Eastshade is the follow-up game to Leaving Lyndow, the first game developed by Eastshade Studios and a continuation of that world. Eastshade is a word that encompasses many things: the studio that created it, the island inside the world that company has created, and a game that focuses on exploration and RPG elements without ever swinging a sword. Instead, the player wields an easel and paints, traversing a scenic island and interacting with its denizens to discover what makes it so magical.
I previewed Eastshade at PAX, and if you read what I had to say about it then, you’ll know I had high hopes for the game. I went into my first playthrough a little nervous that the game wouldn’t live up to all I knew it could be. Thankfully, those nerves were unjustified, and I found them calmed by one of the many cups of tea I drank while relaxing in the little town of Lyndow.
The mechanics of the game start fairly simple. You need materials to make canvases, and you need inspiration, gained from seeing beautiful things (and drinking tea, of course) to paint on them. As you interact with the different quests, you gain mechanics for some simple crafting that allows you to fast travel and survive the cold nights without a bed. It’s fairly intuitive, with the possible exception of the fishing, depending on whether or not you’re smarter than me.
Eastshade’s most striking attributes are its graphics. This is as it should be: the story follows a first-person traveler who’s arrived in Eastshade to follow their mother’s wishes and paint the most beautiful parts of the island. There is no fighting and the forward motion is driven by exploration. It’s only fitting that the scenery is the most stunning part of the game, and stunning it is.
Throughout my roughly fifteen hour playthrough, I wandered Eastshade with real happiness at every turn, seeing gorgeous vistas that reflected incredibly diverse parts of the world. I could use any number of adjectives to describe the world of Eastshade, but to sum it all up, it was hands down my favorite part of a game that already delighted me at every turn. I often ran out of inspiration trying to paint all the places I’d seen, and can only imagine my character lugging fifteen paintings around in their backpack.
There are many quests that facilitate the exploration of the world, so it’s not totally throwing you into the leafy, green universe of Eastshade. Some are simple contracts of people asking you to paint things for them, but the vast majority of them have you engage with the characters of the world in interesting ways. There are RPG elements in play, as you can shape the lives around you with your choices, and while all the quests are fun, there are a few that stand out as particularly excellent. To say anything more would spoil them, but I consider it to be some of my favorite writing around, period.
Oh, and all the characters are animals. That’s neither here nor there, really, although it does enhance the story. In a game about connecting through painting the natural world, why shouldn’t everyone be animals? All I need now is a Buzzfeed quiz telling me whether I’d be a monkey, an owl, or a bear…or something else entirely. Musically, the soundtrack is as relaxing as the gameplay experience, and it fit the story and exploration beats, swelling at all the right moments.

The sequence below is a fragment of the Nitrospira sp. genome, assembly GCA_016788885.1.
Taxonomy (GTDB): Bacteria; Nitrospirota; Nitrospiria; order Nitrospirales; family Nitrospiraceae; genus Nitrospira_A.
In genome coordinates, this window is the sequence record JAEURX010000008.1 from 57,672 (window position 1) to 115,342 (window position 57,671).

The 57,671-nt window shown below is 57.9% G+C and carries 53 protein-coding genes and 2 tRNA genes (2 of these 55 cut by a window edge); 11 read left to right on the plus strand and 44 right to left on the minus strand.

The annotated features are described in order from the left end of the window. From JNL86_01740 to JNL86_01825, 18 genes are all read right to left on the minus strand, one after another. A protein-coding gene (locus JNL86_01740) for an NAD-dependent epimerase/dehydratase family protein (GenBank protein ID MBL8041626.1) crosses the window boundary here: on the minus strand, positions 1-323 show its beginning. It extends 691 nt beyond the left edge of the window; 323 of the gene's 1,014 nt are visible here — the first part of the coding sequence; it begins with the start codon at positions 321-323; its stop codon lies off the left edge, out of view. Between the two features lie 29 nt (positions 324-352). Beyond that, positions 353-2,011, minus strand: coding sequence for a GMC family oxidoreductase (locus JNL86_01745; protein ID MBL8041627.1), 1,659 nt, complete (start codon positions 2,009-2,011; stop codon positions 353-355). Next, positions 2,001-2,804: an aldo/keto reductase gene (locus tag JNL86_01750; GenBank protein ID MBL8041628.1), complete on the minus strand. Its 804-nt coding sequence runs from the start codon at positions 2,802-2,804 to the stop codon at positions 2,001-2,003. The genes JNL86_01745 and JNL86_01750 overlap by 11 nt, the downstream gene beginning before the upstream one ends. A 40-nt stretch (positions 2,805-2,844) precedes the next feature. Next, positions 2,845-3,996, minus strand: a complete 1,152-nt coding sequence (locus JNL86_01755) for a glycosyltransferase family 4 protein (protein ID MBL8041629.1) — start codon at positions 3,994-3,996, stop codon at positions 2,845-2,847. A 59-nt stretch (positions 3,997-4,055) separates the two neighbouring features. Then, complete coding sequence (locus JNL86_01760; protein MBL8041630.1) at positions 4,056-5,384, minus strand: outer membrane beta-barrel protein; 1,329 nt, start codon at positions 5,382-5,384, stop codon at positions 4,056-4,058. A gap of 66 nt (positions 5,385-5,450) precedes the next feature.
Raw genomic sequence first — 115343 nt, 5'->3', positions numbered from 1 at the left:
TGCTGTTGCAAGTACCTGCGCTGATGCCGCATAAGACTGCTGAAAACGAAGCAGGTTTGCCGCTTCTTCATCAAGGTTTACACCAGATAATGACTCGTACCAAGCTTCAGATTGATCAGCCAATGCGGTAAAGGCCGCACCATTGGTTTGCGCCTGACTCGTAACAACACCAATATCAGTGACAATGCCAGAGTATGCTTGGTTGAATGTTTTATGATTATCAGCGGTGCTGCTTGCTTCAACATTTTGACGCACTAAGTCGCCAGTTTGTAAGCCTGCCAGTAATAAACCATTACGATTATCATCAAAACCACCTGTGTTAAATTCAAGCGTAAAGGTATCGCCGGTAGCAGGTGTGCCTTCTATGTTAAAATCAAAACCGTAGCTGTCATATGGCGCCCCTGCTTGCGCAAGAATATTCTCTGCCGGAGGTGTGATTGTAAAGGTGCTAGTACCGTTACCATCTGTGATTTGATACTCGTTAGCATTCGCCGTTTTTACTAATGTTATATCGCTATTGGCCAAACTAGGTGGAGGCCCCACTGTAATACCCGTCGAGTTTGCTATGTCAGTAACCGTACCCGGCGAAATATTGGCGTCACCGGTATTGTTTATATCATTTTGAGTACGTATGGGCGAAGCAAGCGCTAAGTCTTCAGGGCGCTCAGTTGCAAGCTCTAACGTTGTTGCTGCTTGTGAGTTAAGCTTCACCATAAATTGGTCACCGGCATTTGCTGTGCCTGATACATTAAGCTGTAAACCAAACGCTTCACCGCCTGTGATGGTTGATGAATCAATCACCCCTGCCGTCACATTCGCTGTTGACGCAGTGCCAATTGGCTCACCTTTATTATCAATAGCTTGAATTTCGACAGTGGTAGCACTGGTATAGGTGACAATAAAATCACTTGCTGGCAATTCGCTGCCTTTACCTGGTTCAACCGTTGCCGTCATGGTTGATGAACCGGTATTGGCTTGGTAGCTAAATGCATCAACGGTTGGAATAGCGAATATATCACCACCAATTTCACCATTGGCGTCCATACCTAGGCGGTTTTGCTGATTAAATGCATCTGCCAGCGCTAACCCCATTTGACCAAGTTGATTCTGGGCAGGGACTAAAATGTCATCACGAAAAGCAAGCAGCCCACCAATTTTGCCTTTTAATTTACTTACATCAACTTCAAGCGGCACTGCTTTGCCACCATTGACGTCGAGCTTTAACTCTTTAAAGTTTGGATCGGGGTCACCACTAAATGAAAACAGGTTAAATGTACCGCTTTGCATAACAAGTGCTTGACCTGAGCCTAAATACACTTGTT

Trouble in Paradise
The only issues I had with the game were mechanical. There are still a fair few bugs, both present when I demoed the game at PAX and persistent now. This required restarting the game a couple of times, and I wish the game had stayed in development just a bit longer, as knocking a few points off for the frustration of the bugs is only right, and I want to give this game the highest score I can.
Otherwise, I can only say I wished it was possible to have more control over the settings, especially to switch the key bindings—the current accessibility of the game is low, which I can say from experience, having played directly after a surgery on my hand. The discomfort I felt would have been easily been solved if I’d just been able to change the controls a little. A minor thing, and hopefully one that’ll be remedied: the developers are very active in updating and fixing the issues of the game post-release.
That said, I love Eastshade. It was everything I wanted it to be and more. The world was beautiful and expansive, the storytelling was not only strong but often masterful, and the whole package left me with that post-game hangover that has you putting down every game after it. It’s still early 2019, but I have no doubt that Eastshade will remain one of my favorite games of the year and one of my very favorite exploration games of all time. If it were up to me, I’d never take that final ship back out of Lyndow.
***A Steam code was provided by the publisher***
- Breathtaking vistas and visuals
- Expansive story and worldbuilding
- Large variety of quests
- Top-notch characterization
- Calming exploration experience
- Minor late-game bugs
- Needs accessibility options